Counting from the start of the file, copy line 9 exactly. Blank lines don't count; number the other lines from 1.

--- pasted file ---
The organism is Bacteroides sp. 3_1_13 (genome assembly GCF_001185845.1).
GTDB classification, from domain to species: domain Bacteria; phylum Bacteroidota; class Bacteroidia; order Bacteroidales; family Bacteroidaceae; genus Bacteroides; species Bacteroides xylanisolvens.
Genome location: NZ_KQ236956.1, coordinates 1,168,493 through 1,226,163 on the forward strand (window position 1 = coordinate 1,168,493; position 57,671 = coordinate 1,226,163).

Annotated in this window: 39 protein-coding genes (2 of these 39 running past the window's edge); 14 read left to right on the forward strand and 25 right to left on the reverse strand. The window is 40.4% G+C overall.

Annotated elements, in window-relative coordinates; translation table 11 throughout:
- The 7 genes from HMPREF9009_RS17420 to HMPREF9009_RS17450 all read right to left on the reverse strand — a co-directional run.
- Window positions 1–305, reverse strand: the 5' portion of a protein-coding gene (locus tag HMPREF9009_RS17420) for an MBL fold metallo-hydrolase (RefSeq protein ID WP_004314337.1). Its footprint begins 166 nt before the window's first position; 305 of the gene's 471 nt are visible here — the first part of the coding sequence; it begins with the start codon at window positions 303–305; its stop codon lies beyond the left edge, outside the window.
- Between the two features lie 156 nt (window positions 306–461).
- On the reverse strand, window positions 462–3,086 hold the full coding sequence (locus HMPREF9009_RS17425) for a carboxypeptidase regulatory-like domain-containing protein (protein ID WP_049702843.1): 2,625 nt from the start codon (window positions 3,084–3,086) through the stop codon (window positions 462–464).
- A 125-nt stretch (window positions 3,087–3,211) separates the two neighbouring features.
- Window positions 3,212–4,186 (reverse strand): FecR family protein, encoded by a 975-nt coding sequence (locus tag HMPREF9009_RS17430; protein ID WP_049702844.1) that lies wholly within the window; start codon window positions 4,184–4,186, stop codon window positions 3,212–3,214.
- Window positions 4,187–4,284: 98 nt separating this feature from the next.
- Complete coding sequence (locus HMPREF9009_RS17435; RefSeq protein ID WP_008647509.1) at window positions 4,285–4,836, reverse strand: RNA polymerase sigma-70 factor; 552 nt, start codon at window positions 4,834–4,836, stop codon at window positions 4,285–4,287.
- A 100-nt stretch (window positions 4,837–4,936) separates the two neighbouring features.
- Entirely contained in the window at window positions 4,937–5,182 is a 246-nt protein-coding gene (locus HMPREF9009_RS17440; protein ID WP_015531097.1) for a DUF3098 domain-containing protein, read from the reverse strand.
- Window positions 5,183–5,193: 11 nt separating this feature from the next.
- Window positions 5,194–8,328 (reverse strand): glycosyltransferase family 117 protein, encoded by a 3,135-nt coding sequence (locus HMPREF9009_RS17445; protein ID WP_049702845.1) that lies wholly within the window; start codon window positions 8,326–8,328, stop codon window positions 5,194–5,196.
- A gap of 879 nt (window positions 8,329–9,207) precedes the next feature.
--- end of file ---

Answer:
- On the reverse strand, window positions 462–3,086 hold the full coding sequence (locus HMPREF9009_RS17425) for a carboxypeptidase regulatory-like domain-containing protein (protein ID WP_049702843.1): 2,625 nt from the start codon (window positions 3,084–3,086) through the stop codon (window positions 462–464).